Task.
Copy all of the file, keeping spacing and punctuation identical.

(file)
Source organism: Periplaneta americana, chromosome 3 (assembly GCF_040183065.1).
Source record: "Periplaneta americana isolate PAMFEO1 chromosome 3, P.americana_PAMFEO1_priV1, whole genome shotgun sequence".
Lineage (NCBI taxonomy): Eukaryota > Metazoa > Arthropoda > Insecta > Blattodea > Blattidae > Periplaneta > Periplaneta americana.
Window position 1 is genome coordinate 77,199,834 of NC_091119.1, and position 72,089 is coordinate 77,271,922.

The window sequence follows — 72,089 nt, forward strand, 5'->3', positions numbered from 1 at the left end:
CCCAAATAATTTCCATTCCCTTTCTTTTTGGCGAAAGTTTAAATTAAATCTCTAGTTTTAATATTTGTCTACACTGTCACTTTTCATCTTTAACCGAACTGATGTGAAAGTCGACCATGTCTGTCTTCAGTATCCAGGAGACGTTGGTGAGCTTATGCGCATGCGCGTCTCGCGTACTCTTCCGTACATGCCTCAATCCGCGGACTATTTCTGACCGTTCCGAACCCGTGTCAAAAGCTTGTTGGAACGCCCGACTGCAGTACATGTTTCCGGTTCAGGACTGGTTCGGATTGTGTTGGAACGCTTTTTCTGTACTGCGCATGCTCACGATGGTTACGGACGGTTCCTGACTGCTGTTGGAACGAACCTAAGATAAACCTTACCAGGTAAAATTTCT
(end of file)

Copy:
Source organism: Periplaneta americana, chromosome 3 (assembly GCF_040183065.1).
Source record: "Periplaneta americana isolate PAMFEO1 chromosome 3, P.americana_PAMFEO1_priV1, whole genome shotgun sequence".
Lineage (NCBI taxonomy): Eukaryota > Metazoa > Arthropoda > Insecta > Blattodea > Blattidae > Periplaneta > Periplaneta americana.
Window position 1 is genome coordinate 77,199,834 of NC_091119.1, and position 72,089 is coordinate 77,271,922.

The window sequence follows — 72,089 nt, forward strand, 5'->3', positions numbered from 1 at the left end:
CCCAAATAATTTCCATTCCCTTTCTTTTTGGCGAAAGTTTAAATTAAATCTCTAGTTTTAATATTTGTCTACACTGTCACTTTTCATCTTTAACCGAACTGATGTGAAAGTCGACCATGTCTGTCTTCAGTATCCAGGAGACGTTGGTGAGCTTATGCGCATGCGCGTCTCGCGTACTCTTCCGTACATGCCTCAATCCGCGGACTATTTCTGACCGTTCCGAACCCGTGTCAAAAGCTTGTTGGAACGCCCGACTGCAGTACATGTTTCCGGTTCAGGACTGGTTCGGATTGTGTTGGAACGCTTTTTCTGTACTGCGCATGCTCACGATGGTTACGGACGGTTCCTGACTGCTGTTGGAACGAACCTAAGATAAACCTTACCAGGTAAAATTTCT